1.10 lakh people could have been infected in May-end and proper intervention might have helped detect more cases early
After a lag of three months, Kerala has released the report of the baseline sero surveillance study it did in June, piggybacking on Indian Council of Medical Research’s report of the second round of sero survey conducted in the State in August as part of a national survey.
Despite the alleged shortcomings in the study, the fact that nothing was done to analyse the data and put it to practical use can be seen as a lost opportunity to check the spread of COVID-19, public health experts say.
The study was done in 9,483 individuals using rapid antibody kits during June 8-14 to find out baseline sero prevalence in the community and determine the proportion of the population which had prior silent exposure to the SARS-CoV-2 virus. However, the study was abandoned by the Health Department after the first round itself following problems with the test kits.
The report now released says the proportion of IgG positivity (indicative of silent prior exposure to SARS-CoV-2) was high amongst those in institutional quarantine (19%), home quarantine (6%) and expatriates (5%). Eliminating these groups, the proportion of IgG positivity was between 0.2 and 0.5%. IgG positivity in samples from the elderly and epidemiological samples together was 0.38%. Among health-care workers, it was 0.5% (COVID and non-COVID hospitals). It also detected 13 cases of active infection (reconfirmed by reverse transcription-polymerase chain reaction, RT-PCR) from amongst those tested IgM positive.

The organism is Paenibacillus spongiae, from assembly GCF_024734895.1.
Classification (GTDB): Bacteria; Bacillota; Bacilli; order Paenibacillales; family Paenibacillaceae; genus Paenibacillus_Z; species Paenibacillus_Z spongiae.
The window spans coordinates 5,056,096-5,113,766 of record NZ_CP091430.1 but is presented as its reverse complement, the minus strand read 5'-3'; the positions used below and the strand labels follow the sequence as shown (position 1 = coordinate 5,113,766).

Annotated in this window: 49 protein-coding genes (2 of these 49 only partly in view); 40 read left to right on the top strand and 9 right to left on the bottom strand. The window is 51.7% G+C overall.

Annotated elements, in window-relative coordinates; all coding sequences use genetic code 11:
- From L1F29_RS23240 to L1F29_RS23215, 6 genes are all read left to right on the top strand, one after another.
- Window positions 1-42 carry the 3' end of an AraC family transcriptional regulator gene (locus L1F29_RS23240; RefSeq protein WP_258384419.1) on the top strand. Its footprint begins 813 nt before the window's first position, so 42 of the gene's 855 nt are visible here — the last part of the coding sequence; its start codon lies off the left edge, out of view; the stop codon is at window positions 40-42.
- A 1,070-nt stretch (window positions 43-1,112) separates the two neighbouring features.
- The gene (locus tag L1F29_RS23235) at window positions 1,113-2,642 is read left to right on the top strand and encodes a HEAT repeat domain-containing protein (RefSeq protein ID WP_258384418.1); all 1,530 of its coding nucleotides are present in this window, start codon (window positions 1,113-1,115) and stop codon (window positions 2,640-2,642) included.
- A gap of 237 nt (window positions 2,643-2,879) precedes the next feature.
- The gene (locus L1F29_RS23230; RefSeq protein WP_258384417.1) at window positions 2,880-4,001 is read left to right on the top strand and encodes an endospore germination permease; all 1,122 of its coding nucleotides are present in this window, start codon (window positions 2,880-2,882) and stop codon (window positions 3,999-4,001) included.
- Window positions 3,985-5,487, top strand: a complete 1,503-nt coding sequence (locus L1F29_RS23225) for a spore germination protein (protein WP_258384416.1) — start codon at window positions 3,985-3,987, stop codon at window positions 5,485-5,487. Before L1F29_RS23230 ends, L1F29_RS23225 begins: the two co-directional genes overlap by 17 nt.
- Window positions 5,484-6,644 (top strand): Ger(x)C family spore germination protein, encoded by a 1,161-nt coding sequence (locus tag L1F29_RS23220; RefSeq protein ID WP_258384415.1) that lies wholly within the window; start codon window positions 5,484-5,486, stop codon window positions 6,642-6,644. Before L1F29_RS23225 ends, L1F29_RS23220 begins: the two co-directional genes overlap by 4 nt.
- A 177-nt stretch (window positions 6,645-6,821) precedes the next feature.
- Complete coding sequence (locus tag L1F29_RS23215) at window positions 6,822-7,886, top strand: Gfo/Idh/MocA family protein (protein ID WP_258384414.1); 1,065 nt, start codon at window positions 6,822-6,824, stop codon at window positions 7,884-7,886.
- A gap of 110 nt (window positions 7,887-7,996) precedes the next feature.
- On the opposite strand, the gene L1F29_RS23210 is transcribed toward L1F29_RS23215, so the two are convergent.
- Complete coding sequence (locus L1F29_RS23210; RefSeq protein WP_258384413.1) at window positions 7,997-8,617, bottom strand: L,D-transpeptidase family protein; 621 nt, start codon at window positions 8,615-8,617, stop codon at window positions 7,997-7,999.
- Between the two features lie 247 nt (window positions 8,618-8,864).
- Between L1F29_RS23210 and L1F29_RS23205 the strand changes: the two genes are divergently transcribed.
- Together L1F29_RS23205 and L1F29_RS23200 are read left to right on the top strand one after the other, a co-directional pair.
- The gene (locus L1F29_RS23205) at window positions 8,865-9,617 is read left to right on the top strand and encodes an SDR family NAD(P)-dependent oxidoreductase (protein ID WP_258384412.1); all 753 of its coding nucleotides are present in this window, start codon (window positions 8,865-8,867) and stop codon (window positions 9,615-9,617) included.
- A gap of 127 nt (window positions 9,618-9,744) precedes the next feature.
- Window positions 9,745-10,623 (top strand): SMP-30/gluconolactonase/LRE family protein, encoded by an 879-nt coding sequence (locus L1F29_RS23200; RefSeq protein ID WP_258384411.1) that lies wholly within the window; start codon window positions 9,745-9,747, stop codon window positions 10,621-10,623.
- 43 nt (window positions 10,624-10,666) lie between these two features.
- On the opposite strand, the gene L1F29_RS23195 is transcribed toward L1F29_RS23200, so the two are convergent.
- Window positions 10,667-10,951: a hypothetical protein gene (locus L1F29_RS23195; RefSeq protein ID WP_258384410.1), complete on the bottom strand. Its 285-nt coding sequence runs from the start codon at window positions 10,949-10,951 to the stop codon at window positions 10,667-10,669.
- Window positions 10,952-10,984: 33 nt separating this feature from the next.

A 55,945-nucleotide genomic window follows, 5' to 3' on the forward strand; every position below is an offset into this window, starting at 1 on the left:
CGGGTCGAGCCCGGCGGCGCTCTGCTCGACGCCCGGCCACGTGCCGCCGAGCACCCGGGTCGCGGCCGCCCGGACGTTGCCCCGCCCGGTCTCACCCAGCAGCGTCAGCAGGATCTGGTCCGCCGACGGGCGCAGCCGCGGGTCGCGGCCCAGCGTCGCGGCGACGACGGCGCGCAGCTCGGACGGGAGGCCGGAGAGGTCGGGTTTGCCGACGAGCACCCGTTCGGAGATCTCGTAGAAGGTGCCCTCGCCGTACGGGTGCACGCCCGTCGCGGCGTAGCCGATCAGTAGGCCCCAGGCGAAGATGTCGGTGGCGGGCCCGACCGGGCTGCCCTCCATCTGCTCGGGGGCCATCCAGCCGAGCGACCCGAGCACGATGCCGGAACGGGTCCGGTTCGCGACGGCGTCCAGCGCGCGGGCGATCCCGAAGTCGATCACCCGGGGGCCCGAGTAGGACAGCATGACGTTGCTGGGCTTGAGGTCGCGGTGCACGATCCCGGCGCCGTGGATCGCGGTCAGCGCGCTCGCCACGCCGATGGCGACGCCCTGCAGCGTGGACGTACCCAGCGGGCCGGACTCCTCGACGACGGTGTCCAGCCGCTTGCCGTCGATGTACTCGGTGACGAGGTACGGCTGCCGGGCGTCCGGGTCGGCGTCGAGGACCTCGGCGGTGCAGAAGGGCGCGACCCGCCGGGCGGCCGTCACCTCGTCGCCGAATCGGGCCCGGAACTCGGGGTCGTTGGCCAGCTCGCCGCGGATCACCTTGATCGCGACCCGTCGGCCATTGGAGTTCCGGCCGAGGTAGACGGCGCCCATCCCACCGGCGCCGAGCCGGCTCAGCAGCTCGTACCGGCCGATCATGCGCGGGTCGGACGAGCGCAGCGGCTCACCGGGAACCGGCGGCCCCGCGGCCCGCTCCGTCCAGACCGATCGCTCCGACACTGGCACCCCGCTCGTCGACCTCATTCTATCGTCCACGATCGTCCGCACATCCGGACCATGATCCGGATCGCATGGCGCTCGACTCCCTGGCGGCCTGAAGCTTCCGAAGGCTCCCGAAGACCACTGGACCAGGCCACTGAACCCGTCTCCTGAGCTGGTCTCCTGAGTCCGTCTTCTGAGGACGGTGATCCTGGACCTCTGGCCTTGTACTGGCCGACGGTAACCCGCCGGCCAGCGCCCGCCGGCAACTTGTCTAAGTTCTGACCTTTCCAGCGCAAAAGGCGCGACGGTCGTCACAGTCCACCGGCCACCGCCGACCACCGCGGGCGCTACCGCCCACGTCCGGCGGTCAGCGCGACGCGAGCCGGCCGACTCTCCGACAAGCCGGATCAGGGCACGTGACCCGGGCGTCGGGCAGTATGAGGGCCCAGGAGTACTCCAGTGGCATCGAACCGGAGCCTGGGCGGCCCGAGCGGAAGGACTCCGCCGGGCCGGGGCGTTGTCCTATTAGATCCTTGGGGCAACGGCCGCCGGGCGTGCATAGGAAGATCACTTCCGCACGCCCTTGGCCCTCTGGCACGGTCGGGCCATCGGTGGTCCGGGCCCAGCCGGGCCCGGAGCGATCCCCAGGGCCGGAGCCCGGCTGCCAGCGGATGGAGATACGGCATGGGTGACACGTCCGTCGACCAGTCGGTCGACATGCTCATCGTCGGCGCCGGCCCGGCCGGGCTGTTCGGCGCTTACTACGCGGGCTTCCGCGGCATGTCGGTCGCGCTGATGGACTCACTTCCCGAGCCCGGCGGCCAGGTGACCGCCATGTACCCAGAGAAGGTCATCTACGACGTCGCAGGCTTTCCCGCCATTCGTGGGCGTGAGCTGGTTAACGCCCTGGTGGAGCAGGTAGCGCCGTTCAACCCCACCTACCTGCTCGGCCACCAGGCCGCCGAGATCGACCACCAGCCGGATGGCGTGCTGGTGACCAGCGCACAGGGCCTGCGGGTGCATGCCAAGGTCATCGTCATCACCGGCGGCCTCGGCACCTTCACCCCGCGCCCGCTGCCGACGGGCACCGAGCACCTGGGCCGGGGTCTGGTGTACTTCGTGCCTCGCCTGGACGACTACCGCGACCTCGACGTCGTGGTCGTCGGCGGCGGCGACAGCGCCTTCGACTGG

Same as ICMR stats
The report says IgG positivity in non-exposed groups, which means the general community, was consistent with the data from the first round of the ICMR sero surveillance done during May 18-23, which put the IgG positivity at 0.33%.
Going by the State’s (and ICMR’s) estimate of 0.33% of past infection in May, when extrapolated to the State’s population of 3.34 crore would translate to 1,10,240 infected individuals. The actual cases detected in Kerala then were less than 1,000.
Though a chunk of the individuals would be asymptomatic and would defy detection, they would still transmit the infection. But the narrative at the time was about how the State had COVID-19 under control.
That 0.5% of health-care workers in both COVID and non-COVID hospitals had prior exposure to COVID was another indicator that infection was actively being transmitted in the community, brought into hospitals by patients.
“The ICMR’s second round of study done in the same districts during August 24-26 found IgG positivity to have gone up to 0.8%. This would translate to 2,67,250 infected individuals in the general population, when on August 10 the detected cases was only 35,515.
“Had the State kept the sero survey data in perspective and invested in more RT-PCR testing and in better distribution of testing sites, more cases could have been picked up early,” a senior public health professional said.